What advice do you have for introverts who tend to be envious of extroverts because they are always seen and thus appreciated for their work while introverts are seen as laid back even though they work just as hard?
Yemi Osinubi: Well, I have to say that it is true that you may start out that way in life, but Christianity is about growing across different aspects of our lives. The truth is that many people start out in life with a particular level of emotional and social skill sets but then grow to become quite well-rounded in their careers within 15-20 years. If we look at the example of Jesus where it was said that he grew in favour with God and with men, it shows this sort of growth in all different aspects of his life. The first thing is to be comfortable in your skin and satisfied with your starting point in life. If you consider a particular social skill a gift, then there’d be no need to be envious of other people’s gifts because envy is like saying, “God, why did you give that person that thing that helps them while you know that I really need it in my own life, but you haven’t given me?”. So, don’t be found in a place where you’re constantly complaining about what you don’t have and therefore sinning against God. Rather, you should repent and be thankful for who you are – not everyone has the conscientiousness, focus and attention to detail that you have. So, thank God for what you do have. But then again, we are all created differently and are all created to grow and develop skills that we may not innately have. On the one hand, use your gifts and particular leanings to the best of your abilities, and on the other hand, for the things that you do need to become better at, especially in the workplace, work out a development plan.
Now, if you’re a manager with people under you, you’d often see people who have different skills and competencies that may be technical, administrative, or social. We don’t see this often in Nigeria, but in the U.S., engineers who become really good product people are often asked to go on sales calls – they don’t just sit at the back doing CAD designs because they are the best people to explain what they’re doing with their creativity. In this case, this engineer, who had previously thought sales calls were for marketing people, suddenly has to learn how to wrap all of his technical knowledge in such a presentable way that attracts sales. So, as a manager of people with different skills, depending on the needs of your organisation, it would help to build a development plan for them in other particular areas. And as one of the people being managed, look out for opportunities to develop yourself – learn how to make presentations and how to seek people out and talk to them.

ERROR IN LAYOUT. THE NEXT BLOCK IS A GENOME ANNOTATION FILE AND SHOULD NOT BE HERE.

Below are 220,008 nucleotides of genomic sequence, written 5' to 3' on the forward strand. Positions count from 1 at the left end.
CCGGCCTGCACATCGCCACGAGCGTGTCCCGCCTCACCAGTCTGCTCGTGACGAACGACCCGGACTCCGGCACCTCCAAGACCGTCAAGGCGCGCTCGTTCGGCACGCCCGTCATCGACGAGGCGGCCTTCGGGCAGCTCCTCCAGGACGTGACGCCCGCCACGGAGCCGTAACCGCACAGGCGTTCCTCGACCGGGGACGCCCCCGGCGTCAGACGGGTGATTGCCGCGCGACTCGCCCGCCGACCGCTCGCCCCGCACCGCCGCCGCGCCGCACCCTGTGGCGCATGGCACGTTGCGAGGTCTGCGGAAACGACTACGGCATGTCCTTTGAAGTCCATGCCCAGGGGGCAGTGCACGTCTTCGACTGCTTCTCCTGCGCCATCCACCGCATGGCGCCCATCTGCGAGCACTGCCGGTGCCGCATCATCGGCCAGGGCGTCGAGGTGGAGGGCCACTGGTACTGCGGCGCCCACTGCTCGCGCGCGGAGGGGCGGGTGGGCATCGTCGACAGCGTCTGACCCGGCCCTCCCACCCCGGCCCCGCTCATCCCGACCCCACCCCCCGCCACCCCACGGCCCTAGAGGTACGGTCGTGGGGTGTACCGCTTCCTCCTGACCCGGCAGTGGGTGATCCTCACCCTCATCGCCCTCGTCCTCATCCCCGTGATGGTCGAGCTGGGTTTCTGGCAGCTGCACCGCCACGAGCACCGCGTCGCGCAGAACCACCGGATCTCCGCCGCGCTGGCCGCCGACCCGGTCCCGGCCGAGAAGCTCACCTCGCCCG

You know, my wife always says that she doesn’t like Americans or people who went to school in America because they can often be very self-promoting as opposed to those who went to school in the UK or Nigeria and hardly talk about themselves. Well, tough luck – you just have to learn it! Learn to make good presentations, to talk to people, and to your boss letting them know what you’ve been up to in the previous month or so and telling them you’d like to do some more things – showcase your skills. Some Christians may feel a bit false about this, thinking it is self-promotion, but it is not. If your organization doesn’t have a formal way of knowing what you’re doing, then it’s your job to let your boss know. Some good bosses may sometimes take people and raise their profile but if you don’t have that, you’ll have to do that for yourself. This does not mean that you have to cram it all in one year – it’s a development plan, after all. Try taking courses that help you speak better or better engage with people in your environment, but there has to be some sort of development plan for yourself.
Femi Osunnuyi: I’ll speak to those who are bosses: I tell the guys that I appraise that they already know one of the questions asked during appraisal which is “What have you achieved this year?” So, I encourage them to write down every achievement they make because if I have six direct reports, for instance, I can’t possibly remember every single thing that each of them did. Thus, it’s important to write down both your achievements and areas where you need to grow and develop. So, to people managers, I’ll say that you don’t always have to remember your people’s achievements. Tell them to note them down, and by doing that, you are encouraging them to speak for themselves in a good way that isn’t self-promoting which is characterized by empty words with no real performance.
[This transcript has been edited for easy readability]